Sheil calls for more resources for basic research

Margaret Sheil has called for increased investment in research, lest the national effort becomes, “the CD in the age of Spotify.”

However the QUT vice chancellor also warns, at length, that spending on basic and applied research is now out of whack.

With the first national report on engagement and impact due at year’s end, Professor Sheil speaks out in favour of basic research that can be the basis for applied outcomes. She urges a return to a research culture of; “core talented scientists building their skills and pursuing basic discovery research in environments that were not overly prescriptive; and teams working in collaboration or in parallel with more targeted goals in mind,” in an opinion piece for  Universities Australia.

This is a calculated intervention by a VC with credibility in both camps.

 QUT is best known for its applied technology approach, it bills itself as “a university for the real world” but Professor Sheil was chair of the Australian Research Council way before way the applied research push.

Professor Sheil warns that; “basic discovery research is undervalued and the appetite to fund it in decline, and we see a major turn towards applied research producing a substantial imbalance in the system.”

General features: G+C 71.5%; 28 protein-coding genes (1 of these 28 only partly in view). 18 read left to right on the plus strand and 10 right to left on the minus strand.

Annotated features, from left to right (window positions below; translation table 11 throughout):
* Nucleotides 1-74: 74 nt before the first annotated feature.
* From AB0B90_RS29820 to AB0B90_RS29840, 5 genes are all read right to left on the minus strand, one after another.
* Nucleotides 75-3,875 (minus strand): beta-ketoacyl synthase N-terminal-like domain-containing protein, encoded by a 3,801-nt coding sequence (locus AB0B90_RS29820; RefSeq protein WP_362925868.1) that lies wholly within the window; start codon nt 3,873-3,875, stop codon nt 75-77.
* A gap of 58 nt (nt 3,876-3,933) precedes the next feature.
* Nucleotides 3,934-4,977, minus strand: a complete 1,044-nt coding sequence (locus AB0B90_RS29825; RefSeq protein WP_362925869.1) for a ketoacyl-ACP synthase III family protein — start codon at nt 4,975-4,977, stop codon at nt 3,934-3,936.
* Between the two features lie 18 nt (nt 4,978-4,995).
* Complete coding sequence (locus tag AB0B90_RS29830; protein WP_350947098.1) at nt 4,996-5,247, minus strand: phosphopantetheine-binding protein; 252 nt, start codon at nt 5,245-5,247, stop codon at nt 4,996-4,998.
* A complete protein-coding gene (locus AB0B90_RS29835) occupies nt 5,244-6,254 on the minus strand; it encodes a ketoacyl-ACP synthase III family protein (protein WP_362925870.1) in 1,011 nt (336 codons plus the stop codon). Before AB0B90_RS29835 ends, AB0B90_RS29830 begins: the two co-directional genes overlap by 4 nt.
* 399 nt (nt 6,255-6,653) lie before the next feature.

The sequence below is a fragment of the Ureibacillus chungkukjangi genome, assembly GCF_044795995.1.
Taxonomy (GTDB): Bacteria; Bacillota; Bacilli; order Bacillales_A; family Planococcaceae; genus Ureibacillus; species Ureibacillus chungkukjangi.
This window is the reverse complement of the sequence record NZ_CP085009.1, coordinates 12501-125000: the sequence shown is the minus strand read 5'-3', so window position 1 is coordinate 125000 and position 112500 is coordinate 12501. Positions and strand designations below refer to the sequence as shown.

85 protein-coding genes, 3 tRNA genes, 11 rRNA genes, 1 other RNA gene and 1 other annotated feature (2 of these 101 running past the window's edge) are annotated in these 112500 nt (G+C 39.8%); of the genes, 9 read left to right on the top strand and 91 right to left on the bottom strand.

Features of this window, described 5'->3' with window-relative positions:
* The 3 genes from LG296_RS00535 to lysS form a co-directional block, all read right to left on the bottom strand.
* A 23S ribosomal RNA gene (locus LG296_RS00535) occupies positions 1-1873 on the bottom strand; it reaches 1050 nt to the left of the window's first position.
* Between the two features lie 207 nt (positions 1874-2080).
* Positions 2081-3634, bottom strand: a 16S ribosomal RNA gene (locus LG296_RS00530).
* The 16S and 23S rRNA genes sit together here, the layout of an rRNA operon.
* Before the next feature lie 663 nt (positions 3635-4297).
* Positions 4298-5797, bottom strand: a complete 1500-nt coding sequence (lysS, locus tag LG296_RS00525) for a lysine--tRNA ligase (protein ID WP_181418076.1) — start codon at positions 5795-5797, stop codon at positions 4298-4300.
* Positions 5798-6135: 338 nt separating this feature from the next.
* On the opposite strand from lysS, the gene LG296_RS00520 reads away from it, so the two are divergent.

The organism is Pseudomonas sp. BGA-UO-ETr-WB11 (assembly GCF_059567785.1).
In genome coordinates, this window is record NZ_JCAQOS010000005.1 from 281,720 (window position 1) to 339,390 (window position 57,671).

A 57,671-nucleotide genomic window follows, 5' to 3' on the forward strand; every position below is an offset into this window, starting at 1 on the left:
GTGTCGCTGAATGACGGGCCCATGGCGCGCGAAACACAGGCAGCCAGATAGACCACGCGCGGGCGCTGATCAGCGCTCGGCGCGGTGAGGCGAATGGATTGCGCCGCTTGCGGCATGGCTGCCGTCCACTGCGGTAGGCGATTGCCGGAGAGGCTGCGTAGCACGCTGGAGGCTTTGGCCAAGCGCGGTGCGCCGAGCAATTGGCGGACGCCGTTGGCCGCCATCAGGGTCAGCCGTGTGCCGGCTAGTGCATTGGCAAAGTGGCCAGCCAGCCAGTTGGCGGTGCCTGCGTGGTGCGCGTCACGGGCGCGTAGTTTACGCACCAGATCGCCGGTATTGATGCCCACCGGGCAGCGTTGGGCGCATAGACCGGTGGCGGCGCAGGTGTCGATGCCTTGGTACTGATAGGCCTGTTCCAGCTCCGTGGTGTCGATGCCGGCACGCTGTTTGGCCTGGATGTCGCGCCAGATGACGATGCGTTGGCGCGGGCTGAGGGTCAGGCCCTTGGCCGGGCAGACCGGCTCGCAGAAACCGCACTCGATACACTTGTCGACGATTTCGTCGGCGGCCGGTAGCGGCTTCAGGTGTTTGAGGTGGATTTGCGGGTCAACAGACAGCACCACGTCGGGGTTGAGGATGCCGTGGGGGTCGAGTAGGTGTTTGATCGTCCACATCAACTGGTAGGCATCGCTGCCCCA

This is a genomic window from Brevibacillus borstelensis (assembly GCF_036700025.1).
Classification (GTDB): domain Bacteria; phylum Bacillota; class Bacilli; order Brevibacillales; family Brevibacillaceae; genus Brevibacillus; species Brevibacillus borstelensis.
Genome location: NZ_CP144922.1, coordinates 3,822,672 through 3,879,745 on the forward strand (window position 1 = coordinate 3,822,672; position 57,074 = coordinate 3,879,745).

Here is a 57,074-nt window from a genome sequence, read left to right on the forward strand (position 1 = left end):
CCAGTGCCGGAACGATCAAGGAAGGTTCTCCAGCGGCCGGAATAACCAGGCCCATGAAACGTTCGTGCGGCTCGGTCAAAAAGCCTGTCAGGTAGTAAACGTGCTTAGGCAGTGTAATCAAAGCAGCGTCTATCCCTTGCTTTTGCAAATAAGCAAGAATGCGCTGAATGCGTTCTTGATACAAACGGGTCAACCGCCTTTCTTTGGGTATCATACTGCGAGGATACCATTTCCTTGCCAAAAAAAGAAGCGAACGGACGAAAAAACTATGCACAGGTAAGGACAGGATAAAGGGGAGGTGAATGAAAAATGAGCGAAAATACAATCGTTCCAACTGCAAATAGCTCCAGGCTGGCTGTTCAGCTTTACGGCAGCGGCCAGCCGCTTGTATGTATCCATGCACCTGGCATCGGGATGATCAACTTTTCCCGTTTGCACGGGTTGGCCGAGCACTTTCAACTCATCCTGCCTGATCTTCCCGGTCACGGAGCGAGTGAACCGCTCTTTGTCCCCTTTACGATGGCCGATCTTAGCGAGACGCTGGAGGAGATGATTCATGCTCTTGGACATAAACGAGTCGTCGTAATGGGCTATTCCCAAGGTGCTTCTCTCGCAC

She points to funding for basic research dropping from 40 per cent to 23 per cent between 1992 and 2016, with money for “strategic basic” research (high-science with a specific target) contracting 5 per cent to 19 per cent. In the same period, applied research’s share grew from 30 per cent to 49 per cent.

Professor Sheil proposes six measures to address the in-balance;

Understand “it takes a long time to build innovative capacity and networks, and that the pipeline between discovery and product may be long and unpredictable.”

Attract, support and mentor the best talent from around the world.

Recognise the role of institutions in supporting talent and infrastructure, and balancing short-term demands with long-term strategy.

Make long-term investments in infrastructure and research and development institutions.

Ensure “consistency and predictability when it comes to research funding models.”

Provide “a plurality of approaches” via the ARC, NHMRC, CRCs and science agencies – “they all contribute to the common stock of knowledge, by coming at problems in different and complementary ways. And we need all of them.”


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